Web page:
Now 30-1-1 (18 KOs), Guerrero has, with the help of two bouts that ended in no-contests, put together a seven-year unbeaten streak. At welterweight, however, there is no streak yet. This is only his second fight in the division. In the first, this past July, he outboxed Selcuk Aydin over 12 rounds. Berto represents a major step up in athleticism, power, and all-around danger from Aydin.
"The fights you really want to see," said HBO expert analyst and former pound-for-pound king Roy Jones, "are the ultimate boxer vs. the ultimate puncher. Berto is the ultimate puncher. The Ghost is the ultimate boxer. Berto is the biggest, strongest guy he's ever faced-but for Guerrero that should be perfect because his style is perfect for fighting a puncher. It's not often you get a matchup where it's the perfect boxer against the perfect puncher. There's always the question of who will prevail. That's what makes boxing, to me."
On a recent HBO.com chat, a fan asked Berto to describe his style in three words, and he went with "Speed. Power. Explosive."
In his own HBO.com chat, Guerrero acknowledged that Berto is deserving of those adjectives but insisted none of it intimidates him. "Anybody who watches my fights [knows] I'm the type of guy who likes to exchange punches and not run. There's always that risk you have to take. With big risks, there's great rewards ... that's why I moved up to 147 pounds!"
Adding to the intrigue of the matchup is the fact that Guerrero is a southpaw -- just like Ortiz, the lone man to defeat Berto. If this fight is half as good as that Fight of the Year candidate from 2011, then the entire boxing world is in for a memorable evening.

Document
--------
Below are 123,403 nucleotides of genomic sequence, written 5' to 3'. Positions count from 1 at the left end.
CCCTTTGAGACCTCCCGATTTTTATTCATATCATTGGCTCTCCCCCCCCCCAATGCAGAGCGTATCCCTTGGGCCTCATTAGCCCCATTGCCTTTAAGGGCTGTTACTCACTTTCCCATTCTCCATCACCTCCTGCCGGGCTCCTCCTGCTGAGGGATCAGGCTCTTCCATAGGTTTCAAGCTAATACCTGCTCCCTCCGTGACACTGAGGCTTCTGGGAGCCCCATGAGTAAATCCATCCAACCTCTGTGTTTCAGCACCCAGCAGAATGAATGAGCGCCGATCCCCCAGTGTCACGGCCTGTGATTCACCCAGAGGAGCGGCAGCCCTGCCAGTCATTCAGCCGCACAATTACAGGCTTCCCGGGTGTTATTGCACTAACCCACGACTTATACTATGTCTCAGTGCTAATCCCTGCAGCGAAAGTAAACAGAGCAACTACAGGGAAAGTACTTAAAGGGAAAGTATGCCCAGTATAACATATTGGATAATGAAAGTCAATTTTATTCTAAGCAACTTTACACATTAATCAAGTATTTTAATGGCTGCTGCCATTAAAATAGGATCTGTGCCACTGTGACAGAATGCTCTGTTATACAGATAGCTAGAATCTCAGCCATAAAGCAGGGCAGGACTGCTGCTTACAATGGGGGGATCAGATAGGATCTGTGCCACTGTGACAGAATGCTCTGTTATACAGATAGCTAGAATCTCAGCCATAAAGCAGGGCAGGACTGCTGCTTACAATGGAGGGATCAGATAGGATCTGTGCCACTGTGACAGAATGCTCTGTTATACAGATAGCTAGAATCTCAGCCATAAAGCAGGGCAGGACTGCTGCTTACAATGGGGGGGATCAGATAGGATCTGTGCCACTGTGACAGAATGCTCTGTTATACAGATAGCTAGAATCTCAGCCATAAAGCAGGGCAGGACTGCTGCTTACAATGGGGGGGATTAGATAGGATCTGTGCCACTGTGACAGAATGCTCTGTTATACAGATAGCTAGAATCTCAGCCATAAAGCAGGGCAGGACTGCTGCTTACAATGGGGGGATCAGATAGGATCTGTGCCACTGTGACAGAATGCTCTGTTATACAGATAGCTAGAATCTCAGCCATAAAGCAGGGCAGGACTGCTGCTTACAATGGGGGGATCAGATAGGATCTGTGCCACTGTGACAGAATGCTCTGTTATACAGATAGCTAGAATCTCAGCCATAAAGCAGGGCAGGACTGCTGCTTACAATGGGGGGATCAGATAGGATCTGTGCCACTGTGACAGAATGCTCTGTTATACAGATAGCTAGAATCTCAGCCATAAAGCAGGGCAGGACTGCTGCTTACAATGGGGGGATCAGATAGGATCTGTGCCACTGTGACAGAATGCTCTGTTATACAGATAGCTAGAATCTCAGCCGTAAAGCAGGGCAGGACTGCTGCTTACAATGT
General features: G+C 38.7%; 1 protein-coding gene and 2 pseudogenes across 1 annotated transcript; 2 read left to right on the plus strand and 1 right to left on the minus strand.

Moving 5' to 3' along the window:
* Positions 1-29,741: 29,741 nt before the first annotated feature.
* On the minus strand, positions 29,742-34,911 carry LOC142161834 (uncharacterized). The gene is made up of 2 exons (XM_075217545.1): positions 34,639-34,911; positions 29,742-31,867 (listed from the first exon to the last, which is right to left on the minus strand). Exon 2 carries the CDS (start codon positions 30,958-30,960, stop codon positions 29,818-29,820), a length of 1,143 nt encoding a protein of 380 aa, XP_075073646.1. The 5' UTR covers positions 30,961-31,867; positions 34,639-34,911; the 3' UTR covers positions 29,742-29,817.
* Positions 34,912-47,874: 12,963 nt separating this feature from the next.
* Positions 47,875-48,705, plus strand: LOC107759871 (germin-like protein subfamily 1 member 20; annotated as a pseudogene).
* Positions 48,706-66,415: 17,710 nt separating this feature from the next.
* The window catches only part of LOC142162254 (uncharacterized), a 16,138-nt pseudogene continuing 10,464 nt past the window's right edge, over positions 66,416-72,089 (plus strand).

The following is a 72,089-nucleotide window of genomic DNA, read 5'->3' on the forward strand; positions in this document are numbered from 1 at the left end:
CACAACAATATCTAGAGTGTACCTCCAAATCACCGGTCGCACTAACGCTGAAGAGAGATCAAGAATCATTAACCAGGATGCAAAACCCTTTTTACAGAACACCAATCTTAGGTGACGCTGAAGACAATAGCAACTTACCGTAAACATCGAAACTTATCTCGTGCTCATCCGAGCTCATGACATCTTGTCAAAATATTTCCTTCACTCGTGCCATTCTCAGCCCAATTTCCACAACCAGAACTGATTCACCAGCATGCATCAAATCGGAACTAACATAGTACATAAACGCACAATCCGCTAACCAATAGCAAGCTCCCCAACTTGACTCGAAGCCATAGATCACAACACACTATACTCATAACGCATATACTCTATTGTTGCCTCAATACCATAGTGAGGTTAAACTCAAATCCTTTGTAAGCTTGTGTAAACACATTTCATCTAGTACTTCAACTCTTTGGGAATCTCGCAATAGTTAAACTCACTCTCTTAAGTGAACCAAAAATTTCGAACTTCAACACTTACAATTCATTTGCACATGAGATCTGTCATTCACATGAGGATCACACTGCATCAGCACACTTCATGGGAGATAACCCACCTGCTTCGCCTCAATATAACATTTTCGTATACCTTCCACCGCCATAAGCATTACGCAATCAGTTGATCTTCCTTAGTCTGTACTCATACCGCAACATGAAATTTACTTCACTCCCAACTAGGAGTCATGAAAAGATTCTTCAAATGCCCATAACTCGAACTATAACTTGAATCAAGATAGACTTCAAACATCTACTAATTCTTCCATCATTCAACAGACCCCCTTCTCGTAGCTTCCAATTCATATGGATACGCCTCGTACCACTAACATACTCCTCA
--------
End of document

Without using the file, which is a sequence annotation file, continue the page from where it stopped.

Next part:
"With Berto and Ortiz, they were both trying to hit each other so hard and really exchanging big punches the whole fight," Jones recalled. "This fight, I see going the same way. I don't think Berto and Guerrero want to get too close to one another; they just want to get close enough to hit each other. And I do see Guerrero's southpaw style causing problems for Berto. But I also see Berto's orthodox style causing problems for Guerrero."
Whoever causes more problems for the other and imposes his style more successfully will advance toward the top of the welterweight division. And it just happens to be the most lucrative division in boxing for those who reside near the top, given the presence of both Floyd Mayweather and Manny Pacquiao at 147 pounds.
It is no coincidence that Berto has remained at this weight his entire career or that Guerrero has risen 21 pounds in three years to get here. The goal for both men is simple: Win this fight, enter the Mayweather/Pacquiao sweepstakes. That's just one more reason there's so much more at stake in Berto vs. Guerrero than a single win or loss on their records.